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|Title:||The instantiation of emotion in conversations between romantic partners, male friends, female friends, and cross-sex friends|
|Author(s):||Staske, Shirley Ann|
|Doctoral Committee Chair(s):||Delia, Jesse G.|
|Department / Program:||Communication|
|Degree Granting Institution:||University of Illinois at Urbana-Champaign|
|Abstract:||The purpose of this study was to explore how natural language users employ emotional expressions in conversation with close relational partners. Three research questions were addressed: (1) How is emotion instantiated in conversation between close relational partners, (2) What are the consequences of that instantiation for the social functions of emotions within the developing conversation, (3) How is the frequency and form of the instantiation of emotion in conversation differentially influenced by varying relational definitions shared by interactants?
The primary data base for this conversational analytic study consisted of forty-four videotaped and transcribed conversations from romantic partners, male friends, female friends, and cross-sex friends who discussed an issue which had been emotionally influential in their relationship. However, since quantitative methods appeared useful in providing supporting data with which to answer the third research question, fourteen one-way analyses of variance were performed to test for differences between the four relational types on various measures.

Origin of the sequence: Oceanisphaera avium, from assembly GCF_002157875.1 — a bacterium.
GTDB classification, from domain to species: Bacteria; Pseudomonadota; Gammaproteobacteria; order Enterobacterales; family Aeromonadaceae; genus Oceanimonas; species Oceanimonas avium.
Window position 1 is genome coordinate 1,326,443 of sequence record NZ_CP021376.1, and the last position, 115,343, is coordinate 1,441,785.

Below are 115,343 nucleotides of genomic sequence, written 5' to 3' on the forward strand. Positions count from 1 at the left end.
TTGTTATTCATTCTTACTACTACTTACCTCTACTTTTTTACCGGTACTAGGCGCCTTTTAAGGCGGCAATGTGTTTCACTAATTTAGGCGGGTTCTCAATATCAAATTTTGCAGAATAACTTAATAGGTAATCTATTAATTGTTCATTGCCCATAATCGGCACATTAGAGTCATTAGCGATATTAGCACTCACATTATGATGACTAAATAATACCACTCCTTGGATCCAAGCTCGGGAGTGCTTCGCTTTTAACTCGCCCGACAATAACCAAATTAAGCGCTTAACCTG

The first research question was answered by reference to three primary forms by which natural language users instantiated emotion in conversations with their relational partner: (1) emotion terms (words in the lexicon representing emotionality), (2) metaphors and metonymies, and (3) narratives whose point was an actor's emotional experience. Answering the second research question required an analysis which did not privilege information-transmission as the chief function of emotion instantiations. Rather, it was found that the instantiation of emotion was guided by a constraint system that took into account three primary exigencies: the great utility of emotional attributions as resources in the construction of selves, relationships, and a meaningful social world, (2) the necessity of justifying emotional experiences by reference to the social situation seen to have produced them, and (3) the fundamentally interactive nature of ordinary verbal interaction which influences the likelihood of survival and/or transformation of a particular instantiation of emotion.
Finally, the four relational types were found to be distinct categories of relationship. Partners were found to interactively construct relational definitions through the use of emotional expressions and to interactively construct emotional experiences so as to affirm their relational identities as well as the nature of their relational bond.
|Rights Information:||Copyright 1994 Staske, Shirley Ann|
|Date Available in IDEALS:||2011-05-07|
|Identifier in Online Catalog:||AAI9503330|